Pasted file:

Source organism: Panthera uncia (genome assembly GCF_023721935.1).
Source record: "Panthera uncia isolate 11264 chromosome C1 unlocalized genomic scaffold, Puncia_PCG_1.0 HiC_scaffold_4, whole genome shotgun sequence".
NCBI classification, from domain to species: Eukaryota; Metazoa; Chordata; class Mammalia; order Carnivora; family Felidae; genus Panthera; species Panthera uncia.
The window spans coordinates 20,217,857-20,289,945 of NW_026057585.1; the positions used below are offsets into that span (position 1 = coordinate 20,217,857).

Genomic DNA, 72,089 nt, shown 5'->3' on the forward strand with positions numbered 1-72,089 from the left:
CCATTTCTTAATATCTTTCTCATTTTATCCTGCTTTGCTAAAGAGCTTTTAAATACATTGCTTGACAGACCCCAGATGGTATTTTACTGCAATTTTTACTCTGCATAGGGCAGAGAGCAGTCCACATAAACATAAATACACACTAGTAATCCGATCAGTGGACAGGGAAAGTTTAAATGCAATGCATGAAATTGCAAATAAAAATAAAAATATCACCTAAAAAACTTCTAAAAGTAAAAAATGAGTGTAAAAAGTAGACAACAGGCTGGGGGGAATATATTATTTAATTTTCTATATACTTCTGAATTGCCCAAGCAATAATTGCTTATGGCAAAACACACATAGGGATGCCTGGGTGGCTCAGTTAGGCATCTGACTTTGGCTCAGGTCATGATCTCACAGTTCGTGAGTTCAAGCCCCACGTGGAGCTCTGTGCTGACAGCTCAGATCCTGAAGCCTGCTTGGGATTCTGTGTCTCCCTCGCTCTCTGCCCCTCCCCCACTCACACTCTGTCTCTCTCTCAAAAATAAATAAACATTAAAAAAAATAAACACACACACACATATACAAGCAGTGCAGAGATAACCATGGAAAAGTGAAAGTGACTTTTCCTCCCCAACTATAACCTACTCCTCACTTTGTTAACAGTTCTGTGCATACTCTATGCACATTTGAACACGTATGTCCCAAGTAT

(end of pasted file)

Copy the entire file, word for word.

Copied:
Source organism: Panthera uncia (genome assembly GCF_023721935.1).
Source record: "Panthera uncia isolate 11264 chromosome C1 unlocalized genomic scaffold, Puncia_PCG_1.0 HiC_scaffold_4, whole genome shotgun sequence".
NCBI classification, from domain to species: Eukaryota; Metazoa; Chordata; class Mammalia; order Carnivora; family Felidae; genus Panthera; species Panthera uncia.
The window spans coordinates 20,217,857-20,289,945 of NW_026057585.1; the positions used below are offsets into that span (position 1 = coordinate 20,217,857).

Genomic DNA, 72,089 nt, shown 5'->3' on the forward strand with positions numbered 1-72,089 from the left:
CCATTTCTTAATATCTTTCTCATTTTATCCTGCTTTGCTAAAGAGCTTTTAAATACATTGCTTGACAGACCCCAGATGGTATTTTACTGCAATTTTTACTCTGCATAGGGCAGAGAGCAGTCCACATAAACATAAATACACACTAGTAATCCGATCAGTGGACAGGGAAAGTTTAAATGCAATGCATGAAATTGCAAATAAAAATAAAAATATCACCTAAAAAACTTCTAAAAGTAAAAAATGAGTGTAAAAAGTAGACAACAGGCTGGGGGGAATATATTATTTAATTTTCTATATACTTCTGAATTGCCCAAGCAATAATTGCTTATGGCAAAACACACATAGGGATGCCTGGGTGGCTCAGTTAGGCATCTGACTTTGGCTCAGGTCATGATCTCACAGTTCGTGAGTTCAAGCCCCACGTGGAGCTCTGTGCTGACAGCTCAGATCCTGAAGCCTGCTTGGGATTCTGTGTCTCCCTCGCTCTCTGCCCCTCCCCCACTCACACTCTGTCTCTCTCTCAAAAATAAATAAACATTAAAAAAAATAAACACACACACACATATACAAGCAGTGCAGAGATAACCATGGAAAAGTGAAAGTGACTTTTCCTCCCCAACTATAACCTACTCCTCACTTTGTTAACAGTTCTGTGCATACTCTATGCACATTTGAACACGTATGTCCCAAGTAT